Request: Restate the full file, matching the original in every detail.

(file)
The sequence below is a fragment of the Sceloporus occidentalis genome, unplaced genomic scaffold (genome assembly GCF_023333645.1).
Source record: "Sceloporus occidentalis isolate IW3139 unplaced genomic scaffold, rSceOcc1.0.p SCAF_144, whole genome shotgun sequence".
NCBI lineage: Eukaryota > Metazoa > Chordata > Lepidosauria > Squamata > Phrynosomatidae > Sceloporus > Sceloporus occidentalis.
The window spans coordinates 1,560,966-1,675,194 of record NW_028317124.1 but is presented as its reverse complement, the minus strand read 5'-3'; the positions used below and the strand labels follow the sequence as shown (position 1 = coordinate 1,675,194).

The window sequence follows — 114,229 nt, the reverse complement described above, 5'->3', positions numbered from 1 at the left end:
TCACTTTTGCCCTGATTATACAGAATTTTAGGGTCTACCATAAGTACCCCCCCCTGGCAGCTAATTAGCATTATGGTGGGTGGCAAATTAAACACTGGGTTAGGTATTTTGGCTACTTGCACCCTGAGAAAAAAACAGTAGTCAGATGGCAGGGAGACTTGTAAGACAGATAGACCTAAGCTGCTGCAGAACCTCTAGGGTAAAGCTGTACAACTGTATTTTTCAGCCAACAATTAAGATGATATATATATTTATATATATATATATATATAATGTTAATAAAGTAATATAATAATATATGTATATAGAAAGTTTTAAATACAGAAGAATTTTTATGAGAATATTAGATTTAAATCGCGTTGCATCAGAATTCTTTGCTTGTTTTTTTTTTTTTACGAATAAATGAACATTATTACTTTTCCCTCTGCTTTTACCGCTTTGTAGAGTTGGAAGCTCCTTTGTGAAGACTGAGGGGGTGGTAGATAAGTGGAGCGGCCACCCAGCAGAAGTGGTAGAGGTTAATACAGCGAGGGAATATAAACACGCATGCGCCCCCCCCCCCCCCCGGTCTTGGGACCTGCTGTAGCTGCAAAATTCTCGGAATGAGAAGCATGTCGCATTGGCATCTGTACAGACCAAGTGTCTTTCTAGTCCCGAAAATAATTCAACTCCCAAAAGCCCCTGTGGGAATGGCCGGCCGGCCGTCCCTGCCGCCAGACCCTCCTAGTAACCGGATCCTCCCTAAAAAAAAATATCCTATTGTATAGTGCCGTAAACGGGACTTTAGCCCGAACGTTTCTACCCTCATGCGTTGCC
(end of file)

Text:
The sequence below is a fragment of the Sceloporus occidentalis genome, unplaced genomic scaffold (genome assembly GCF_023333645.1).
Source record: "Sceloporus occidentalis isolate IW3139 unplaced genomic scaffold, rSceOcc1.0.p SCAF_144, whole genome shotgun sequence".
NCBI lineage: Eukaryota > Metazoa > Chordata > Lepidosauria > Squamata > Phrynosomatidae > Sceloporus > Sceloporus occidentalis.
The window spans coordinates 1,560,966-1,675,194 of record NW_028317124.1 but is presented as its reverse complement, the minus strand read 5'-3'; the positions used below and the strand labels follow the sequence as shown (position 1 = coordinate 1,675,194).

The window sequence follows — 114,229 nt, the reverse complement described above, 5'->3', positions numbered from 1 at the left end:
TCACTTTTGCCCTGATTATACAGAATTTTAGGGTCTACCATAAGTACCCCCCCCTGGCAGCTAATTAGCATTATGGTGGGTGGCAAATTAAACACTGGGTTAGGTATTTTGGCTACTTGCACCCTGAGAAAAAAACAGTAGTCAGATGGCAGGGAGACTTGTAAGACAGATAGACCTAAGCTGCTGCAGAACCTCTAGGGTAAAGCTGTACAACTGTATTTTTCAGCCAACAATTAAGATGATATATATATTTATATATATATATATATATAATGTTAATAAAGTAATATAATAATATATGTATATAGAAAGTTTTAAATACAGAAGAATTTTTATGAGAATATTAGATTTAAATCGCGTTGCATCAGAATTCTTTGCTTGTTTTTTTTTTTTTACGAATAAATGAACATTATTACTTTTCCCTCTGCTTTTACCGCTTTGTAGAGTTGGAAGCTCCTTTGTGAAGACTGAGGGGGTGGTAGATAAGTGGAGCGGCCACCCAGCAGAAGTGGTAGAGGTTAATACAGCGAGGGAATATAAACACGCATGCGCCCCCCCCCCCCCCCGGTCTTGGGACCTGCTGTAGCTGCAAAATTCTCGGAATGAGAAGCATGTCGCATTGGCATCTGTACAGACCAAGTGTCTTTCTAGTCCCGAAAATAATTCAACTCCCAAAAGCCCCTGTGGGAATGGCCGGCCGGCCGTCCCTGCCGCCAGACCCTCCTAGTAACCGGATCCTCCCTAAAAAAAAATATCCTATTGTATAGTGCCGTAAACGGGACTTTAGCCCGAACGTTTCTACCCTCATGCGTTGCC